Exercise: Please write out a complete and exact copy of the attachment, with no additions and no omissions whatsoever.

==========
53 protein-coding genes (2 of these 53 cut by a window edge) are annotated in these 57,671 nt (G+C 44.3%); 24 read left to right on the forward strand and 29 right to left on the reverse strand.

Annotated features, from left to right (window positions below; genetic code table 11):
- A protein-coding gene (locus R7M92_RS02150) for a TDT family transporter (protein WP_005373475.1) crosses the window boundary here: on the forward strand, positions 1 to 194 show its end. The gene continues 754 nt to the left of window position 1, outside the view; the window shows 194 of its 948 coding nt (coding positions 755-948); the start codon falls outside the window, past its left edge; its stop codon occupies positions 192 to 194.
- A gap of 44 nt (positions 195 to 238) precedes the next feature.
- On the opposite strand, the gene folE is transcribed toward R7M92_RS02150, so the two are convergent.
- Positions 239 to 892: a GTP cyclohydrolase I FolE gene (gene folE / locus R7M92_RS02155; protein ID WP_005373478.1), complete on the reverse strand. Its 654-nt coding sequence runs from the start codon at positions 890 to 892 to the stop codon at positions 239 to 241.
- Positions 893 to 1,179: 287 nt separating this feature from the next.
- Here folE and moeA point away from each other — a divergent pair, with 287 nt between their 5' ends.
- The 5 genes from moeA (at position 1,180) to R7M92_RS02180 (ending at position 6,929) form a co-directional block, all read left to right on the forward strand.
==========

53 protein-coding genes (2 of these 53 cut by a window edge) are annotated in these 57,671 nt (G+C 44.3%); 24 read left to right on the forward strand and 29 right to left on the reverse strand.

Annotated features, from left to right (window positions below; genetic code table 11):
- A protein-coding gene (locus R7M92_RS02150) for a TDT family transporter (protein WP_005373475.1) crosses the window boundary here: on the forward strand, positions 1 to 194 show its end. The gene continues 754 nt to the left of window position 1, outside the view; the window shows 194 of its 948 coding nt (coding positions 755-948); the start codon falls outside the window, past its left edge; its stop codon occupies positions 192 to 194.
- A gap of 44 nt (positions 195 to 238) precedes the next feature.
- On the opposite strand, the gene folE is transcribed toward R7M92_RS02150, so the two are convergent.
- Positions 239 to 892: a GTP cyclohydrolase I FolE gene (gene folE / locus R7M92_RS02155; protein ID WP_005373478.1), complete on the reverse strand. Its 654-nt coding sequence runs from the start codon at positions 890 to 892 to the stop codon at positions 239 to 241.
- Positions 893 to 1,179: 287 nt separating this feature from the next.
- Here folE and moeA point away from each other — a divergent pair, with 287 nt between their 5' ends.
- The 5 genes from moeA (at position 1,180) to R7M92_RS02180 (ending at position 6,929) form a co-directional block, all read left to right on the forward strand.